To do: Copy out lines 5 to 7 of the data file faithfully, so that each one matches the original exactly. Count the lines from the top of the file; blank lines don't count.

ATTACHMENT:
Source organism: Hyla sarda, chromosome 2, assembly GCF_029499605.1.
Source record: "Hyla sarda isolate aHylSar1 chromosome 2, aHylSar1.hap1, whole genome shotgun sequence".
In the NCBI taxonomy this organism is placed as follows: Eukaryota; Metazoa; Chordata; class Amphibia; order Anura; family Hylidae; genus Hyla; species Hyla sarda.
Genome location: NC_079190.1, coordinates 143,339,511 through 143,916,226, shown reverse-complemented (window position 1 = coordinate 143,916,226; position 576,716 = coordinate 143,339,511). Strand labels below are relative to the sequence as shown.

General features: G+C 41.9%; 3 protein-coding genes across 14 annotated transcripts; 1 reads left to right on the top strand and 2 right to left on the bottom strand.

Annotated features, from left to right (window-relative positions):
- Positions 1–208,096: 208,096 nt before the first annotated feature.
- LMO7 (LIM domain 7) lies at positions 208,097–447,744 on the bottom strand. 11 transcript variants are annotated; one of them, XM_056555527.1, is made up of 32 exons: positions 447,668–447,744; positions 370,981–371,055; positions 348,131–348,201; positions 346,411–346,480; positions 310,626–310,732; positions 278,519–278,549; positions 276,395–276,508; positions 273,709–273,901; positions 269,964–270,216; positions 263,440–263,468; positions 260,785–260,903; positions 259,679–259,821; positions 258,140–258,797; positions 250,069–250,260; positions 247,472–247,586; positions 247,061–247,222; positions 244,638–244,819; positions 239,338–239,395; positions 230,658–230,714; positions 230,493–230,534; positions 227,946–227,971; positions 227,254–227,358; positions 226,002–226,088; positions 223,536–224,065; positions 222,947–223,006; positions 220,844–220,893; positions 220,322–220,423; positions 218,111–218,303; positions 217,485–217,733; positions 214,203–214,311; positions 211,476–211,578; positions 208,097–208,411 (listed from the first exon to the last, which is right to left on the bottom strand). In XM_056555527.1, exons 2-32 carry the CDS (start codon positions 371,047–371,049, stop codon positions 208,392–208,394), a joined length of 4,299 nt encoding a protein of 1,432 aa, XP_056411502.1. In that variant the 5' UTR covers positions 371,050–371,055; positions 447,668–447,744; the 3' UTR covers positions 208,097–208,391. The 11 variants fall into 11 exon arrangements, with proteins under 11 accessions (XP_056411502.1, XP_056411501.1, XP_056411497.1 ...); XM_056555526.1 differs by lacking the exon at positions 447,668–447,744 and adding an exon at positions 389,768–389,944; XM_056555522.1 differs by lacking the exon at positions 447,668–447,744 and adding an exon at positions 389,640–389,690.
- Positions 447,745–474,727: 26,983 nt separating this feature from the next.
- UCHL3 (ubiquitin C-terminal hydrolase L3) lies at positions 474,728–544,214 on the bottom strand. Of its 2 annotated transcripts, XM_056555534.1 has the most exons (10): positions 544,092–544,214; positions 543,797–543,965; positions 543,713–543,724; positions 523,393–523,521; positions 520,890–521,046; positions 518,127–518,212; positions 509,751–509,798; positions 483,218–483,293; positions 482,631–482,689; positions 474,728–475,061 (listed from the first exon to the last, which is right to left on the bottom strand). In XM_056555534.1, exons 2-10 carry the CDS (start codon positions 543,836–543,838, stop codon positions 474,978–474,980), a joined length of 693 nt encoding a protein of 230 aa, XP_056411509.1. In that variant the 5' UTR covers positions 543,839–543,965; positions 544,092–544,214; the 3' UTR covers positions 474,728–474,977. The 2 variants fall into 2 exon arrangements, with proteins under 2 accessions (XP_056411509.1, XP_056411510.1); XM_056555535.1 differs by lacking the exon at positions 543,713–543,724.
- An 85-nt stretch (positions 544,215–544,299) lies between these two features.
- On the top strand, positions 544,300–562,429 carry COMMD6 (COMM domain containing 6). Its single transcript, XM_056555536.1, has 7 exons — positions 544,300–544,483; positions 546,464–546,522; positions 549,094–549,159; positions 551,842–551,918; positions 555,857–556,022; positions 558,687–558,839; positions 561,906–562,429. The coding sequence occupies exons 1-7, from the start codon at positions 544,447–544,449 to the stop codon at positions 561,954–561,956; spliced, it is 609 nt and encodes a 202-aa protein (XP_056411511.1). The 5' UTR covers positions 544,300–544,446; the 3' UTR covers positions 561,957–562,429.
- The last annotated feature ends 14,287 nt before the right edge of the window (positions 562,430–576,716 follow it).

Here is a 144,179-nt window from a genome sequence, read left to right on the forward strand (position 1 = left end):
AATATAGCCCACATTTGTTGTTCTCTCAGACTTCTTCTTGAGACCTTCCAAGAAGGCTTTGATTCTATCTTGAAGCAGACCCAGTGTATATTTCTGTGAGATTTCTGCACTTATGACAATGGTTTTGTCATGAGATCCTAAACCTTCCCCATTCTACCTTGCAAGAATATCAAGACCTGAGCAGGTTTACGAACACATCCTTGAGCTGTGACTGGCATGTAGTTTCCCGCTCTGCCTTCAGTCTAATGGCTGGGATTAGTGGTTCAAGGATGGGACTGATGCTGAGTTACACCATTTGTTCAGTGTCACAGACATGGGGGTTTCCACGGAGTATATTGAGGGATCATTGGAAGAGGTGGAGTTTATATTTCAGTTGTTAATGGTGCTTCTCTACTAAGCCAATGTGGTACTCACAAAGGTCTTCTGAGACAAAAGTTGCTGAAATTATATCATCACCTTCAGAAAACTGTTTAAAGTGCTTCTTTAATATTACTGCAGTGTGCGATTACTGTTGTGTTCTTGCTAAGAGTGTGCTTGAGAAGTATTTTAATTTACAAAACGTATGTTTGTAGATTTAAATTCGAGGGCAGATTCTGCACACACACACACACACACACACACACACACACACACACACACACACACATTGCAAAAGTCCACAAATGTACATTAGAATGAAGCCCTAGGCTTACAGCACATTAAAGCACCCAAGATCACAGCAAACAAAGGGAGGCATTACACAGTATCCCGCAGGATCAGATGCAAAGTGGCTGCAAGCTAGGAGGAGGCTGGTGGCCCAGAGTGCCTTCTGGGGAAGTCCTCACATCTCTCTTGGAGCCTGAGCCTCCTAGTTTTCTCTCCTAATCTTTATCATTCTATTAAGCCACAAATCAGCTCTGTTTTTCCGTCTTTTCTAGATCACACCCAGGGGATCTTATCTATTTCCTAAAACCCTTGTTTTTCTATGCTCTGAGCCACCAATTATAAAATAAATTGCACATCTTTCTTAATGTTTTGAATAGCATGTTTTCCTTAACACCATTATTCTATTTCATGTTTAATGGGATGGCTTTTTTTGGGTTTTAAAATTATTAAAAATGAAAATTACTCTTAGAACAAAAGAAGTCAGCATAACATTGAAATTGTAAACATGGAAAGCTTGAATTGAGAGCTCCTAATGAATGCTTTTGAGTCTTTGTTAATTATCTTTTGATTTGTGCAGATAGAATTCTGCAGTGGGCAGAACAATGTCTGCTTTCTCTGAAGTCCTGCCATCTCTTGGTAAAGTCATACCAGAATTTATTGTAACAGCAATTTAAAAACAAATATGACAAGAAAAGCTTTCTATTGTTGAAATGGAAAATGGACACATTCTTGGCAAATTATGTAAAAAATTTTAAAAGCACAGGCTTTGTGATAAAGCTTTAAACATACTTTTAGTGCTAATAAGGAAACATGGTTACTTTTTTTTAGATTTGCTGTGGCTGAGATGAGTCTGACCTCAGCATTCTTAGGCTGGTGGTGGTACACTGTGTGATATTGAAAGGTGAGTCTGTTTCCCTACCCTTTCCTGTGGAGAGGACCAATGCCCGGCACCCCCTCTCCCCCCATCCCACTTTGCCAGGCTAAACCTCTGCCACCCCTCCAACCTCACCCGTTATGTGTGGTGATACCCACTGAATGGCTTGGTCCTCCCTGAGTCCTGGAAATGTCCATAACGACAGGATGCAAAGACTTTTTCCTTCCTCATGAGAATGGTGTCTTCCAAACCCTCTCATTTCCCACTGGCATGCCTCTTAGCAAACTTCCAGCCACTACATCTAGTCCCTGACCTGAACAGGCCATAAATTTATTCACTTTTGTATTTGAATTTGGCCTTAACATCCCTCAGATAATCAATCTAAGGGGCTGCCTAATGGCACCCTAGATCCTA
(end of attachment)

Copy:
General features: G+C 41.9%; 3 protein-coding genes across 14 annotated transcripts; 1 reads left to right on the top strand and 2 right to left on the bottom strand.

Annotated features, from left to right (window-relative positions):
- Positions 1–208,096: 208,096 nt before the first annotated feature.